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poor reception

Discussion in 'Android Devices' started by p zubal, Jul 29, 2020.

  1. p zubal

    p zubal Newbie
    Thread Starter

    My old moto x pure is dying so I tried a motog power.
    Battery life excellent as they said, but no signal at my house.
    The pure still gets some reception here but on the moto0g power nothing.
    I sent it back.
    Is ther a phone with a decent antenna?
    I have also tried a samsung note ten plus same problem with reception here.
    That is going back too.

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  2. mikedt

    mikedt 你好

    If you're getting no signal at all with two different devices. Thing is just about all phones have similar internal antennas and performance. You'll probably be better off seeing about WiFi calling or getting a femtocell(if your carrier offers them).
    MrJavi and svim like this.
  3. svim

    svim Extreme Android User

    I agree with what @mikedt wrote, you'll probably be better off focusing on some solution to get better online access than trying to find a mobile device that can do what you're asking.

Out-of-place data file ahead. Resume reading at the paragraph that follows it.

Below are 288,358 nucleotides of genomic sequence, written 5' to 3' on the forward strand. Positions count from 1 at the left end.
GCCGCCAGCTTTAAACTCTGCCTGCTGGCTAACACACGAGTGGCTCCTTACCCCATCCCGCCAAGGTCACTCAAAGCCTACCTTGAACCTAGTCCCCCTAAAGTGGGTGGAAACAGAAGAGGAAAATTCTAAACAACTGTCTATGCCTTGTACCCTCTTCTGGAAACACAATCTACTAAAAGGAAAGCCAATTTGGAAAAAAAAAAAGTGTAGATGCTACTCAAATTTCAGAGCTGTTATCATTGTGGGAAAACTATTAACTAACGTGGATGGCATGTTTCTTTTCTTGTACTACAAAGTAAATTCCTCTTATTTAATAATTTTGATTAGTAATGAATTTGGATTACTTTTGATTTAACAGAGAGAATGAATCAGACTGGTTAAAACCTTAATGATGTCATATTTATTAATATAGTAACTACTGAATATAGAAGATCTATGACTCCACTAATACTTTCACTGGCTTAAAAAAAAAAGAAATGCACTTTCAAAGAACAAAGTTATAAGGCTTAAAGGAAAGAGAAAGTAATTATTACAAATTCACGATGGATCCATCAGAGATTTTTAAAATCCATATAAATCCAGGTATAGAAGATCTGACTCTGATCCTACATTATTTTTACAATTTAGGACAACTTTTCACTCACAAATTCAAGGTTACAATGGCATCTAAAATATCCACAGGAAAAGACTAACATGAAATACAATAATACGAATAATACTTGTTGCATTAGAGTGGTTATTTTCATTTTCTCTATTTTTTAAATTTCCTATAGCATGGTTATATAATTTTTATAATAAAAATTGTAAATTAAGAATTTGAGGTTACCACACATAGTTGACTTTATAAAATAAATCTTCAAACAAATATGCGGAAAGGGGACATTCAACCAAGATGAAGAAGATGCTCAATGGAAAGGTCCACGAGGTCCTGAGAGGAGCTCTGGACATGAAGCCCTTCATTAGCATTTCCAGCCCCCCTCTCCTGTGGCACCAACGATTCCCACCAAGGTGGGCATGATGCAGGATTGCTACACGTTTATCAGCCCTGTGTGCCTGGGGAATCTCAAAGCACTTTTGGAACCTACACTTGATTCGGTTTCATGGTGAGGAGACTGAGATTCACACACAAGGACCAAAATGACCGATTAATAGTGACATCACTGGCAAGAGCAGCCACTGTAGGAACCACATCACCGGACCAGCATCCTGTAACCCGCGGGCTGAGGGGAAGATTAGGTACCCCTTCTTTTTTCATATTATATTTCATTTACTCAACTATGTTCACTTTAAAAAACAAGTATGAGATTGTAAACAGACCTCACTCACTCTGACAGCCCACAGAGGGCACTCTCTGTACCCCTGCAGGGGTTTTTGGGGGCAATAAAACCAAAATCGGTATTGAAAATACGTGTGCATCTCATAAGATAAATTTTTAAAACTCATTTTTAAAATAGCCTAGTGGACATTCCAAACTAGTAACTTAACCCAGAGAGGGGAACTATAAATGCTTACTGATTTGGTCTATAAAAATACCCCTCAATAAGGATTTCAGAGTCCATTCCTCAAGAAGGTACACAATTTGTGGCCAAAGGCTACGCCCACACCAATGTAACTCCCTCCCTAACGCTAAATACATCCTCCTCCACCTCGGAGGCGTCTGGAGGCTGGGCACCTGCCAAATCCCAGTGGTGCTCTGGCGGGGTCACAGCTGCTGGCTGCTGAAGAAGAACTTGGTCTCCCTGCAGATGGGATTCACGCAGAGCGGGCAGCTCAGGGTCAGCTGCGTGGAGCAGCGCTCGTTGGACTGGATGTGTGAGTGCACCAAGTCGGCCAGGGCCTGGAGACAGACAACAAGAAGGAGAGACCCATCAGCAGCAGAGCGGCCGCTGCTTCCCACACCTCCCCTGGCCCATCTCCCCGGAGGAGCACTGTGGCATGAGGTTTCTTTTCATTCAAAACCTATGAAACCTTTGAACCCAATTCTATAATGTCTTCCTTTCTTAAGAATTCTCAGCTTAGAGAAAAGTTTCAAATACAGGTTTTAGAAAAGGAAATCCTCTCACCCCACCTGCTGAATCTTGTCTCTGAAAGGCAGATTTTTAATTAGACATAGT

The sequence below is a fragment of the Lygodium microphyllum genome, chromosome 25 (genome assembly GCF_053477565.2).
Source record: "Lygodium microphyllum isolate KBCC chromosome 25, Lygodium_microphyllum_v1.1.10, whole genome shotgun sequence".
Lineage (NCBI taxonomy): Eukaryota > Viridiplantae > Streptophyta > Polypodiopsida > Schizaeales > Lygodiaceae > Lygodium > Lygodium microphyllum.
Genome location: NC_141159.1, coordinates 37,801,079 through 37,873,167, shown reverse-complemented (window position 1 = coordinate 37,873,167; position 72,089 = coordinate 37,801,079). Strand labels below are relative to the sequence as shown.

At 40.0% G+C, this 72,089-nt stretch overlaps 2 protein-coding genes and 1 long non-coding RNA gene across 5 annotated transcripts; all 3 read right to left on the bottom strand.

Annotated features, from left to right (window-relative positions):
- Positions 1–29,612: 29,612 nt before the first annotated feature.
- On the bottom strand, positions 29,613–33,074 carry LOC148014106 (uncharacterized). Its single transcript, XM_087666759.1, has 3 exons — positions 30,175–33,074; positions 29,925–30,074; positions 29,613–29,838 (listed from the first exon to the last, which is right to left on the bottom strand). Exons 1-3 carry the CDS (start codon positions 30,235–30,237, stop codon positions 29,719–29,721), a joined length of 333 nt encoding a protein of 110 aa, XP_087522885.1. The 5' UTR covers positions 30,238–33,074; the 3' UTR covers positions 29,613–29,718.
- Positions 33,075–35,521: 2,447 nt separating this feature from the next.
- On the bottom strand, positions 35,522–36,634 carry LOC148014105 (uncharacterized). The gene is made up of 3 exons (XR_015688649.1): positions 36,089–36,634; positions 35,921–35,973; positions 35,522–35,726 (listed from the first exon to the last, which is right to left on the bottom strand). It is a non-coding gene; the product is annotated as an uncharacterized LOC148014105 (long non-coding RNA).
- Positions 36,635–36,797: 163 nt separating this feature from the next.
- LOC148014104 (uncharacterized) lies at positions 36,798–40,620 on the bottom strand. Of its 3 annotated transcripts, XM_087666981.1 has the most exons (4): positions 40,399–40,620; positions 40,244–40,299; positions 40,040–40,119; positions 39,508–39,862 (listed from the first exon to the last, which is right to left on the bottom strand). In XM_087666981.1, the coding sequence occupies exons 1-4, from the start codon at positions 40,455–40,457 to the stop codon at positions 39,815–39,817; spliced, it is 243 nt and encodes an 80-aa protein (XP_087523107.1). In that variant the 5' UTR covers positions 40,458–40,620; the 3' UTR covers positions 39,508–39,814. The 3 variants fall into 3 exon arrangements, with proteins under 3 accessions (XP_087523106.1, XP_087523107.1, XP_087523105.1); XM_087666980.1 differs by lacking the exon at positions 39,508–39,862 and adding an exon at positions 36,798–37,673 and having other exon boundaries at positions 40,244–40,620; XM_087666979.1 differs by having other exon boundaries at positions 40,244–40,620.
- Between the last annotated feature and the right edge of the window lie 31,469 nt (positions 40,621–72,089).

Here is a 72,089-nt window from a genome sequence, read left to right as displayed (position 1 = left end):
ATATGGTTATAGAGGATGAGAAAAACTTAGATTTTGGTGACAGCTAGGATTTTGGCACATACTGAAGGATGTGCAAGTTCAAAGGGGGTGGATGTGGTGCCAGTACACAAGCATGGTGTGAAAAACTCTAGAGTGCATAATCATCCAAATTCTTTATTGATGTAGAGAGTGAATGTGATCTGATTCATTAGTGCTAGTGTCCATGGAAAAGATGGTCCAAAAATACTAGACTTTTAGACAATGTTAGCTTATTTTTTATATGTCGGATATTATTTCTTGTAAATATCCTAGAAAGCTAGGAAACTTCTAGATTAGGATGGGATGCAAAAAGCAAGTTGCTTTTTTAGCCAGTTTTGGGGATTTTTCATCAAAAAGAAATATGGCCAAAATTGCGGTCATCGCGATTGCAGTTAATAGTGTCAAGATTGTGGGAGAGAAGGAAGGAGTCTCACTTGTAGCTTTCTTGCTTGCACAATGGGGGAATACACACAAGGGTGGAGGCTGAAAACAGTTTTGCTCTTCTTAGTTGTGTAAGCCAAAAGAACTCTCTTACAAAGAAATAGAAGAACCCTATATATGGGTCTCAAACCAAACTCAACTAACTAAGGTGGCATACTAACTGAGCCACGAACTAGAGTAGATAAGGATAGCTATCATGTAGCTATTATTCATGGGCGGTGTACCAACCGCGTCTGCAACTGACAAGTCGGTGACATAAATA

A smartphone is by design meant to be compact and their internal antenna (or some that have multiple antennas) is just a short piece of wire (averaging about 3-4"). Their ability to pick up wireless signals is limited -- so with cellular they rely upon the strength of the signal emitted by the nearest cell tower and with WiFi by the strength of the signal emitted by your router.
    MrJavi, mikedt and ocnbrze like this.
  4. Gerald_5

    Gerald_5 Lurker

    Be sure if you are using wi-fi in your home you are Not on 2.4ghz , it requires 5ghz. After that, you will not have dropped calls and clarity should be better.
  5. svim

    svim Extreme Android User

    Haven't encountered problems before using WiFi Calling on a 2.4GHz band WiFi network before, nor read that is a 'requirement'.
    I would instead suggest using whichever is providing the best signal strength. 5GHz band can provide faster bandwidth speeds but a 2.4GHz band signal can penetrate things like drywall better, and at longer coverage range. So depending on the situation, it's not an absolute that a 5GHz band WiFi network is always going to be the best option. If you're in the same room as your router, the 5GHz band signal will be better if you're in a separate room further away and a 2.4GHz band signal might be better. It's easy enough to just look at the little WiFi icon in the upper menubar and switch from one network to the other, or for a more comprehensive, more visual WiFi signal strength gauge, use something like this 'WiFi Analyzer (open-source)' app:

Motorola Moto G Power Forum

The Motorola Moto G Power release date was 1 April. Features and Specs include a 6.4" inch screen, 16MP camera, 4GB RAM, Snapdragon 665 processor, and 5000mAh battery.

1 April
Release Date

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